On Tuesday, I woke up to some terrible news. Backpage, a text-based classified ad service not unlike Craigslist, had just finally shuttered its adult services section. Though the news wasn't exactly a shock, given that Backpage's CEO had been arrested for pimping last October, it was still a harsh blow for any sex worker who'd been reliant on new business from the website. Like, for instance, my friend Bella Vendetta.
By her own admission, Vendetta, a lifestyle and professional dominatrix based in New England, isn't the type of sex worker one associates with Backpage. Over email, she told me that other pro dommes have been surprised to learn about her ads there, saying that "they thought I was somehow higher caliber than the new Craigslist [Erotic Services]."
Backpage ads have never been classy: with their limited text and headline first approach, they force sex workers to cater to their clients' baser instincts. Unlike glossy alternatives such as Slixa (which, full disclosure, sponsored a burlesque show I produced a few years back), where ads feel more like dating profiles than escort listings, Backpage's offerings aren't particularly upscale. (For a better sense of what I mean, check out some of the listings at Backpage Canada, where the adult section is still in operation.)
But for sex workers advertising on Backpage, the service's shortcomings have never really mattered. The value Backpage offered sex workers was far greater than any sleek and polished ad: cheap listings, high volume of potential clients, and plenty of new business. Since the shuttering of Craigslist Erotic Services in 2010, Backpage became one of the best known sites for anyone looking to secure a sex worker. And though that notoriety meant users had to sift through a higher percentage of time wasters and cheapskates, it also meant a whole bunch more business than many competing sites could offer, all for just a few bucks an ad.
For Domme Discordia, Backpage has consistently been the one site where the return on investment was sufficient to support her expensive vocation. "I've had an active ad for real time sessions in the BDSM section of Backpage in my area for the past five years," she told me, noting that "I also took out Backpage ads in cities where I planned on traveling."
"I paid extra for auto-repost and a sponsored ad every time, because it was totally worth it," she continued. "There was never any worry over whether a Backpage ad would be a good investment. It was super affordable, had tons of traffic, and the tribute for booking just one session would cover the advertising cost many times over."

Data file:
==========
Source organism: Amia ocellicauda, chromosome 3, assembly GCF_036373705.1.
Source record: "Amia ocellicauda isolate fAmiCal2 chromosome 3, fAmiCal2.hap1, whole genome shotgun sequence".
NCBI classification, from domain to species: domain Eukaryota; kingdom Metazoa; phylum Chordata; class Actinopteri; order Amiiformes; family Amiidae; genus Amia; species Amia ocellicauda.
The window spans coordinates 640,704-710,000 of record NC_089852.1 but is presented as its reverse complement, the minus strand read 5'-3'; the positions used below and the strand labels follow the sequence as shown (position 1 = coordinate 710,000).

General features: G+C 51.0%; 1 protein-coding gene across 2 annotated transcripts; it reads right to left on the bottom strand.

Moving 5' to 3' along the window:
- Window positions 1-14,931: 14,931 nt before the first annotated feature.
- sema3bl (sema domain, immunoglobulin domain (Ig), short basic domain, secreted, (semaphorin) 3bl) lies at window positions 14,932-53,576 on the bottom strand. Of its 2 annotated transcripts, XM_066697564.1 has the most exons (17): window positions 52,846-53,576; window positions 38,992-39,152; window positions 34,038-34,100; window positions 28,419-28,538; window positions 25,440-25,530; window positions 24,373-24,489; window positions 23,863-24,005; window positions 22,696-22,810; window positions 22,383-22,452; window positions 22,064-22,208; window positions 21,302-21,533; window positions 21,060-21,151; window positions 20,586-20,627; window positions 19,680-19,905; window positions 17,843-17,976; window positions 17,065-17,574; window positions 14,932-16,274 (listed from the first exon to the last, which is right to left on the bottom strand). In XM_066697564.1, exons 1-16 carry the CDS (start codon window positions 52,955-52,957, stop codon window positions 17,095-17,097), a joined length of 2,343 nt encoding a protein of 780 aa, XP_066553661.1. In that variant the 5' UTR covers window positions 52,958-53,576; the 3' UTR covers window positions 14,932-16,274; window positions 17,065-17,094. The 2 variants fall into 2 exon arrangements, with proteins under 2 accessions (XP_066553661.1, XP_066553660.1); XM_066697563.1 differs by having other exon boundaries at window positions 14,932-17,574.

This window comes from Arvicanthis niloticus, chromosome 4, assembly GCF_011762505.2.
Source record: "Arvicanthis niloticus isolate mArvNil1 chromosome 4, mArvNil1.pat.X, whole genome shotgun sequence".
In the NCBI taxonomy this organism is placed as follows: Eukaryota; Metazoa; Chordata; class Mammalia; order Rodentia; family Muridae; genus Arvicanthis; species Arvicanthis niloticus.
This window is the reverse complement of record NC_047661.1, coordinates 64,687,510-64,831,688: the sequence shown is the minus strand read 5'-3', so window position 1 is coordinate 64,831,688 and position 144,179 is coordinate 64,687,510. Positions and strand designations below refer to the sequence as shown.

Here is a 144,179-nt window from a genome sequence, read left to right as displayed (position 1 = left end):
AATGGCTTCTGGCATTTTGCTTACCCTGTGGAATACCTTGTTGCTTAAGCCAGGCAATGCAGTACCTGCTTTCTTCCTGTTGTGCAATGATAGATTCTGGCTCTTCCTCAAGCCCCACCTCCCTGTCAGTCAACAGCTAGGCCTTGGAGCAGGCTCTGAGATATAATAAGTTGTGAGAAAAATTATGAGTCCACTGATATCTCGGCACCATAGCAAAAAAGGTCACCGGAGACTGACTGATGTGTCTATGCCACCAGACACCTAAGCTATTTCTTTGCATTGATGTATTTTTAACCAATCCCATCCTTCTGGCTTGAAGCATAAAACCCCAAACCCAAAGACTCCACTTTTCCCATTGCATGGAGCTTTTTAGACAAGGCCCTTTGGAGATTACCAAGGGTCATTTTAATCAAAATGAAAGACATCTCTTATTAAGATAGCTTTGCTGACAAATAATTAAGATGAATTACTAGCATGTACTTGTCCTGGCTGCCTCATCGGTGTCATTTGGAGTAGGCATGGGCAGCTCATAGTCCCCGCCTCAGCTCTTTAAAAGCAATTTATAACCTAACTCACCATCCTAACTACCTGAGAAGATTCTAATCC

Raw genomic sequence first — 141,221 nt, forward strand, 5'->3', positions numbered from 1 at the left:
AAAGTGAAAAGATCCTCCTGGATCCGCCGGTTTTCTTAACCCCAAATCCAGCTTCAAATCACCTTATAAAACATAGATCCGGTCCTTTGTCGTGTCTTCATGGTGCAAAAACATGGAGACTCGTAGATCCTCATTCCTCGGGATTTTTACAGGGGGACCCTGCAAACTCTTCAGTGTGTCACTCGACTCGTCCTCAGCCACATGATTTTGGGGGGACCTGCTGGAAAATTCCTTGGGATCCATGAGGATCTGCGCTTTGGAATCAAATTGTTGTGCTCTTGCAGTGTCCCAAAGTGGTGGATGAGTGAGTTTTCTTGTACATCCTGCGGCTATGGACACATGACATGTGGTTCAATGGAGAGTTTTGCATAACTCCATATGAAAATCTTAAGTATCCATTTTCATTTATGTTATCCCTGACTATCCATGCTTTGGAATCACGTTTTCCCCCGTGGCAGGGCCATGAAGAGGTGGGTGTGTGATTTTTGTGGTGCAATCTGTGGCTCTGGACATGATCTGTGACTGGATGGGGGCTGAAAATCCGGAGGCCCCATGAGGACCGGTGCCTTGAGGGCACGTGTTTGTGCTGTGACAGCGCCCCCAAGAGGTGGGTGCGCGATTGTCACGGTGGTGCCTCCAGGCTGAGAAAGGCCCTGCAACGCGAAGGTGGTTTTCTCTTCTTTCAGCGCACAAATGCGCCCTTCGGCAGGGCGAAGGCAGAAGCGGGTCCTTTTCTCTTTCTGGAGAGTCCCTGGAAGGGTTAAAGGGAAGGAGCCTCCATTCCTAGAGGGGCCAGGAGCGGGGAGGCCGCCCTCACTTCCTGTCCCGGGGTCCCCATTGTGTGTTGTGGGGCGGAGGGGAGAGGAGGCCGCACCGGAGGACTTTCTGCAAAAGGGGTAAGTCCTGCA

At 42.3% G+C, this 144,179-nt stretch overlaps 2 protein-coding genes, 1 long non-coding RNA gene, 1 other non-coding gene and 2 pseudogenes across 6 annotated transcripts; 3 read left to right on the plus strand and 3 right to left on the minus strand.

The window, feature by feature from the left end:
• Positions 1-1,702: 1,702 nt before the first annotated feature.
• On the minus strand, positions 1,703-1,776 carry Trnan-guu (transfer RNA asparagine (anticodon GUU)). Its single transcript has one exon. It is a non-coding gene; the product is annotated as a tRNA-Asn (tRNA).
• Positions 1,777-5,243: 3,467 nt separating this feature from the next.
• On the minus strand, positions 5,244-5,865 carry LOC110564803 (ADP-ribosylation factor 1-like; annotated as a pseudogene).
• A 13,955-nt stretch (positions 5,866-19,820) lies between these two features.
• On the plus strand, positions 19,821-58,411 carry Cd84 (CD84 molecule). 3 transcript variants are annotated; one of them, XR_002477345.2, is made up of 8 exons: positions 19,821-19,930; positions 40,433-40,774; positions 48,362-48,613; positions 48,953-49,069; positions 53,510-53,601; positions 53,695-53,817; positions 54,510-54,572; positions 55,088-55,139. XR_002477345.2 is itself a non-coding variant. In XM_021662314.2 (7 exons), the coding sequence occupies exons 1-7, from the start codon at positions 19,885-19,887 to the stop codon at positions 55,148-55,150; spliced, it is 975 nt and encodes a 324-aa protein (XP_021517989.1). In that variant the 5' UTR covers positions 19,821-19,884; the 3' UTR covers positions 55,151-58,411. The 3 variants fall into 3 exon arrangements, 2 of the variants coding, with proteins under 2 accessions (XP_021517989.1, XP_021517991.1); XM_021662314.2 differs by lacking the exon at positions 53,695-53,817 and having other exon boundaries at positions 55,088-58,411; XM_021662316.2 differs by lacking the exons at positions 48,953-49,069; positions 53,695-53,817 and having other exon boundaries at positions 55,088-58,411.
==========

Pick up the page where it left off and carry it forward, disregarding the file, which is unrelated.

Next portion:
People using Backpage for survival sex work are the least likely to have the resources and ability to put together a backup plan
Client volume and cheap ads weren't the only thing Backpage brought to the table. It also made it easier for small town escorts to get into the game. Over at Slixa, sex workers can post ads in just 46 cities (and just over 30 states); while Eros is a bit more widespread, it still doesn't have the same coverage as Backpage. (Neither Eros nor Slixa has any coverage in Alaska. In contrast, Backpage offers listings for Anchorage, Fairbanks, Juneau, and the Kenai Peninsula.)
Ann Arbor, the home base of Bex, a trans sex worker I spoke with, doesn't make Slixa's cut. The closest city is Detroit, where posting an ad brings complications beyond just extra travel time. As a white trans woman doing sex work in Ann Arbor, Bex is something of a rarity. On Backpage she could just pay for an ad and wait until it expired, without ever worrying about paying to bump it back to the top of the page. Interested clients were able to find her through that unicorn status alone. In a larger market, she's more likely to get lost in the shuffle, making it harder (or at least more expensive) to secure the seven to fifteen clients per month she relied on to cover many of her essential expenses.
Bex at least has a day job to fall back on, albeit an underpaying one. Others aren't so lucky. And while it may be tempting to say that Backpage users should have seen this day coming—the government wasn't particularly covert about its investigation of the site's adult sections—people using Backpage for survival sex work are the least likely to have the resources and ability to put together a backup plan. If Backpage was just barely covering your day-to-day expenses, setting aside a few hundred bucks to test the waters on other, less-trafficked sites can seem like a decadent luxury rather than basic business sense.
Amidst the voices of panic and sex workers struggling to figure out their next move, I did hear from one person who's holding out hope that this story might result in a positive outcome for sex workers. Though Toronto-based escort Rebecca Winter doesn't want to minimize the very real hardship faced by Backpage users, particularly those in the unenviable situation of figuring out how to pay rent or heating bills in the midst of a brutal winter, she's hopeful that this shut down could spark the rise of a site that offers sex workers something even better than Backpage.
"Perhaps a site like Slixa that's run by women?" she suggested. "Perhaps a site run by sex workers as a not for profit to support sex worker health initiatives such as STI testing, abortion access, and birth control?"
Only time will tell if Winter's optimism is warranted. But even if the sex work community doesn't coalesce around some utopian, sex worker-first site, it will coalesce around something. The shuttering of Craigslist Casual Encounters didn't end the sex industry, and neither will the end of Backpage Adult. The demand for sex work is strong enough to sustain the industry, even in the face of repeated government crackdowns. The tragedy is how many vulnerable, marginalized sex workers are rendered casualties in the ongoing war between the Department of Justice and the world's oldest profession.